A conventional infrared absorption method utilizes the physical properties of water that it absorbs infrared rays at certain wavelengths to measure the thickness of a water film. Whereas, the laser-applied water film sensor according to the present invention measures the thickness of a water film by using special phenomena which occur at a so-called Brewster angle (i.e., the p- and s-polarized light beams propagate in different directions at a water interface). Namely, the present invention utilizes the physical properties of s- and p-polarized light to measure the condition of the water film. S-polarized light is reflected by the surface of the water deposited on the plate, and p-polarized light passes through the surface of the on-plate water without being reflected.
Shown in FIG. 3 are the physical properties which the p- and s-polarized light exhibits at the Brewster angle. FIG. 4 shows the relation between the incidence angle of p-polarized light and the energy ratio in the reflection of the light. FIG. 5 illustrates the relation between the incidence angle of s-polarized light and the energy ratio in reflection thereof. FIG. 2 shows the relation between measured signals and the thickness F of water films formed at an area without picture or line (non-picture portion) on the plate (difference in the amounts of the received s- and p-polarized beams).
It is now noted that since the light which is transmitted through a water film (p-polarized light) undergoes irregular reflection due to the surface roughness of the plate, the detected intensity of the light is small. It is likewise noted that because the s-polarized light reflects specularly at the surface of a water film, the detected intensity is large. The reason behind the need to take the difference between the received photo intensities of the s- and p-polarized beams is to compensate for the surface roughness of the plate.
(i) Because the cross-sectional diameter of a laser beam can be narrowed down to the order of several microns, whereby the area of measurement for the water film thickness can also be reduced (in this embodiment, the laser beam used had a cross-sectional diameter of 1.0 mm).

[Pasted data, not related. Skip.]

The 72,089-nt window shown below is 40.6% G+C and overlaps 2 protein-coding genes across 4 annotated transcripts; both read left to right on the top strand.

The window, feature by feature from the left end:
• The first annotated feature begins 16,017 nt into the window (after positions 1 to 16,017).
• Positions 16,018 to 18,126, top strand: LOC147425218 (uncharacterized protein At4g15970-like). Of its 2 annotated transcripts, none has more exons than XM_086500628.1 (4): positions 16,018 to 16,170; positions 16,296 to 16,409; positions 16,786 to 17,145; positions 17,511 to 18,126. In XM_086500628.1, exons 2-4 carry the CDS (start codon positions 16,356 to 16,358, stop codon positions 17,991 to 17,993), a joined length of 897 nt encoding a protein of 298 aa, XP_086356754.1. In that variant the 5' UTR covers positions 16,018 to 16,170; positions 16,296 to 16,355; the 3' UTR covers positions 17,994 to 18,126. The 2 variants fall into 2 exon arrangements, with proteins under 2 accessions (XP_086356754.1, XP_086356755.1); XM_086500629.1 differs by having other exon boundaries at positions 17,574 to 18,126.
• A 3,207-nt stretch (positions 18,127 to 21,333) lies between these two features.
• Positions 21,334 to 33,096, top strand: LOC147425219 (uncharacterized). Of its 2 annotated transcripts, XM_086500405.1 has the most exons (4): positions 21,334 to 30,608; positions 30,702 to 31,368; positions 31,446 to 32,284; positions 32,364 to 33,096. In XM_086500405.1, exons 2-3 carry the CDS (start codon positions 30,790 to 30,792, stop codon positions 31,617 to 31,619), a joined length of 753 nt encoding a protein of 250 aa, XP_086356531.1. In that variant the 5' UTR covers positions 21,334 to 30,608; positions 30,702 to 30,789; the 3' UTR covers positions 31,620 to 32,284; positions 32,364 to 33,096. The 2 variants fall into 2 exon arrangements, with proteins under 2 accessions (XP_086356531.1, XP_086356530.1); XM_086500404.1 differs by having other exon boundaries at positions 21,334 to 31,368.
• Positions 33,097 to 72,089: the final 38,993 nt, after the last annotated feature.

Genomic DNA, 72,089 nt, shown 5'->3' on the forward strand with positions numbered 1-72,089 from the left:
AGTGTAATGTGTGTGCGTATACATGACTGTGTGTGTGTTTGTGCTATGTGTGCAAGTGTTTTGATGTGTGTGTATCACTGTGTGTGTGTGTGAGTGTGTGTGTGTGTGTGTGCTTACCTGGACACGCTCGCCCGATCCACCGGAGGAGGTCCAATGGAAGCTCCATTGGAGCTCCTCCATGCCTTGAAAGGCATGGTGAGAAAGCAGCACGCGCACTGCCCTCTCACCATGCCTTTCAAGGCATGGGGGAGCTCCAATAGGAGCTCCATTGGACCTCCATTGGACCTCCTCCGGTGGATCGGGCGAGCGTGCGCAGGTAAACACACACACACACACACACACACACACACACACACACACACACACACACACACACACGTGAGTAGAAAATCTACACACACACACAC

(ii) While a mechanical chopper generally has a chopper speed of 0 Hz to 100 Hz, the chopper using the electro-optical effect has a frequency range of 0 Hz through 50 kHz (in this embodiment, the measurement was done at 30 kHz).
Using narrowed light rays and a high-speed chopper, the pattern of a very thin water film with a thickness corresponding to a screen dot size (some tens of micro meters) can possibly be measured.
It is further noted that though the embodiment involving the use of a laser has thus far been described, the configuration of the present invention is by no means restricted to a laser, but can be adopted for other light sources of narrow-band such as a light emitting diode (LED) and so forth.
The on-plate water film sensor for printing machines of the present invention comprises a narrow-band light source, a photo modulator to chop the light beam from the light source into a p- and an s-polarized beams, a collimator for making the light rays of the polarized beams parallel to each other with a given cross-sectional area for measurement, a wavelength plate to adjust the wavefront of the collimated parallel rays, and a device for receiving the light which has been reflected specularly from the plate and for calculating the thickness of a water film formed on a plate. This sensor can achieve the following effects:
(1) The area of measuring the water film thickness can be reduced so that the width of measurement can be narrowed down to be less than the width of water lining;
(2) The chopper speed can be accelerated so that the measurement may respond properly to changes in a water film pattern; and
(3) As a result of the above-described effects (1) and (2), the measurement of changes in a water film pattern has become possible.
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|U.S. Classification||356/369, 101/365, 101/351.1, 356/632, 250/225, 101/DIG.45|
|International Classification||G01B11/06, B41F33/10, B41F7/24|
|Cooperative Classification||Y10S101/45, G01B11/065|
|Jul 17, 1991||AS||Assignment|
Owner name: MITSUBISHI JUKOGYO KABUSHIKI KAISHA A CORP. OF
Free format text: ASSIGNMENT OF ASSIGNORS INTEREST.;ASSIGNORS:SHIMOYAMA, MAKOTO;OZAKI, IKUO;REEL/FRAME:005792/0417
Effective date: 19910702